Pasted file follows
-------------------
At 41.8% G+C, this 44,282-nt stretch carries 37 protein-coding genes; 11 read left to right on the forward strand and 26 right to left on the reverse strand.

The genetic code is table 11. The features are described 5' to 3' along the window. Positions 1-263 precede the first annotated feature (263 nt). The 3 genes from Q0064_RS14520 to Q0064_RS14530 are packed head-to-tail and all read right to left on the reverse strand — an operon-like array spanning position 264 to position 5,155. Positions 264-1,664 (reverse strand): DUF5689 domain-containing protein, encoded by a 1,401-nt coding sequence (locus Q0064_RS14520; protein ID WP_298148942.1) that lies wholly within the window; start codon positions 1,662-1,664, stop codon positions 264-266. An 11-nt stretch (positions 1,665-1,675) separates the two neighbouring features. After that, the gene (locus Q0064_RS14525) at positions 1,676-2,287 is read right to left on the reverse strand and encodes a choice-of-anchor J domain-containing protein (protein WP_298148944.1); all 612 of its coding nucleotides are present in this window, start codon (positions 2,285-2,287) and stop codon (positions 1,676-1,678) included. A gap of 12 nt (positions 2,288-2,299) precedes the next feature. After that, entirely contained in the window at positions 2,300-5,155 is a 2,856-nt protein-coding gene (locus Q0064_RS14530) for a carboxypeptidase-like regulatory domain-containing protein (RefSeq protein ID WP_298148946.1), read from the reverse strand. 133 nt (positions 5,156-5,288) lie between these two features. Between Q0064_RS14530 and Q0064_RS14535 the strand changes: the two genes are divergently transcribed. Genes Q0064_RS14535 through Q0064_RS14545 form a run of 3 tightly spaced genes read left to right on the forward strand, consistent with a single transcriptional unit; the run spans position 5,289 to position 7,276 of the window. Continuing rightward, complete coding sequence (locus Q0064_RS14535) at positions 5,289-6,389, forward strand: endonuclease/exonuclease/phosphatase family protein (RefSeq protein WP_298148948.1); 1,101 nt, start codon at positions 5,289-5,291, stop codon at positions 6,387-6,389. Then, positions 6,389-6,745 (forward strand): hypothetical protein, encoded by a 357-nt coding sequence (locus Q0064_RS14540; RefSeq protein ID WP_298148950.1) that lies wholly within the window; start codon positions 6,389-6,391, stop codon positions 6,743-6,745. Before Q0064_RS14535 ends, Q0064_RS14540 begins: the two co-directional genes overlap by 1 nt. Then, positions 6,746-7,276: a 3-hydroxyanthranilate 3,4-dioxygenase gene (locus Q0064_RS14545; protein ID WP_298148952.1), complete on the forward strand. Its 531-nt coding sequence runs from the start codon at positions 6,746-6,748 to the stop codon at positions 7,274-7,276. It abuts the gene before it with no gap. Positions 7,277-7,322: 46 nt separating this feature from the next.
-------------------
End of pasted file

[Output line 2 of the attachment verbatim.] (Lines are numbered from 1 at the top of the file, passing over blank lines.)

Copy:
The genetic code is table 11. The features are described 5' to 3' along the window. Positions 1-263 precede the first annotated feature (263 nt). The 3 genes from Q0064_RS14520 to Q0064_RS14530 are packed head-to-tail and all read right to left on the reverse strand — an operon-like array spanning position 264 to position 5,155. Positions 264-1,664 (reverse strand): DUF5689 domain-containing protein, encoded by a 1,401-nt coding sequence (locus Q0064_RS14520; protein ID WP_298148942.1) that lies wholly within the window; start codon positions 1,662-1,664, stop codon positions 264-266. An 11-nt stretch (positions 1,665-1,675) separates the two neighbouring features. After that, the gene (locus Q0064_RS14525) at positions 1,676-2,287 is read right to left on the reverse strand and encodes a choice-of-anchor J domain-containing protein (protein WP_298148944.1); all 612 of its coding nucleotides are present in this window, start codon (positions 2,285-2,287) and stop codon (positions 1,676-1,678) included. A gap of 12 nt (positions 2,288-2,299) precedes the next feature. After that, entirely contained in the window at positions 2,300-5,155 is a 2,856-nt protein-coding gene (locus Q0064_RS14530) for a carboxypeptidase-like regulatory domain-containing protein (RefSeq protein ID WP_298148946.1), read from the reverse strand. 133 nt (positions 5,156-5,288) lie between these two features. Between Q0064_RS14530 and Q0064_RS14535 the strand changes: the two genes are divergently transcribed. Genes Q0064_RS14535 through Q0064_RS14545 form a run of 3 tightly spaced genes read left to right on the forward strand, consistent with a single transcriptional unit; the run spans position 5,289 to position 7,276 of the window. Continuing rightward, complete coding sequence (locus Q0064_RS14535) at positions 5,289-6,389, forward strand: endonuclease/exonuclease/phosphatase family protein (RefSeq protein WP_298148948.1); 1,101 nt, start codon at positions 5,289-5,291, stop codon at positions 6,387-6,389. Then, positions 6,389-6,745 (forward strand): hypothetical protein, encoded by a 357-nt coding sequence (locus Q0064_RS14540; RefSeq protein ID WP_298148950.1) that lies wholly within the window; start codon positions 6,389-6,391, stop codon positions 6,743-6,745. Before Q0064_RS14535 ends, Q0064_RS14540 begins: the two co-directional genes overlap by 1 nt. Then, positions 6,746-7,276: a 3-hydroxyanthranilate 3,4-dioxygenase gene (locus Q0064_RS14545; protein ID WP_298148952.1), complete on the forward strand. Its 531-nt coding sequence runs from the start codon at positions 6,746-6,748 to the stop codon at positions 7,274-7,276. It abuts the gene before it with no gap. Positions 7,277-7,322: 46 nt separating this feature from the next.